The New Palgrave Dictionary of Economics

2018 Edition
| Editors: Macmillan Publishers Ltd

Intergenerational Models

  • Itzhak Zilcha
Reference work entry


Recently it has been widely recognized by economists that the extension of the Arrow–Debreu model to a dynamic multi-period economy should not be restricted to models with a finite number of economic agents, each facing an infinite horizon. In analysing many economic problems, it seems natural to consider an open-ended horizon economy with individuals (or households) living for a finite number of periods; thus, at each date the economy consists of consumers of different ages (who interact with each other) and hence are inherently characterized by different economic parameters (such as their current income or planning horizon). In his seminal work, Samuelson (1958–9) attempts to explain, in an overlapping generations (OLG) equilibrium model, Irving Fisher’s (1961) theory of interest. This simple model of a market economy characterized by an unbounded horizon, short-lived, overlapping, but essentially identical households, is different from the Arrow–Debreu model in various aspects. We shall concentrate upon similar models which have been successfully used to analyse microeconomic and macroeconomic problems. We shall focus upon the applications of these intergenerational models in: (1) efficient intergenerational and intertemporal allocation of resources, (2) intergenerational transfers (such as social security), and (3) optimal financing of government debt.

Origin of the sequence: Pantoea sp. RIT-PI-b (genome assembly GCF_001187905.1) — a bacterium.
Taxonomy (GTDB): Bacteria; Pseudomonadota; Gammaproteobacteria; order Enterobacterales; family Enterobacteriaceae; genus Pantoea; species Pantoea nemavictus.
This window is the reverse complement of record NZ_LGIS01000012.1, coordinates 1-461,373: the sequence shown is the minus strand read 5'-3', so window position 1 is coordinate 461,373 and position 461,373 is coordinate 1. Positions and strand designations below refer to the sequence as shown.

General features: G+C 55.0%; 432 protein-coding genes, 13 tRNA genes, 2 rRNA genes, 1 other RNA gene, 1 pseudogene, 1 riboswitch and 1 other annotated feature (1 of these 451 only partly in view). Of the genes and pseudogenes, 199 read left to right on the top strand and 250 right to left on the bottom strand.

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© Macmillan Publishers Ltd. 2018

Authors and Affiliations

  • Itzhak Zilcha
    • 1
  1. 1.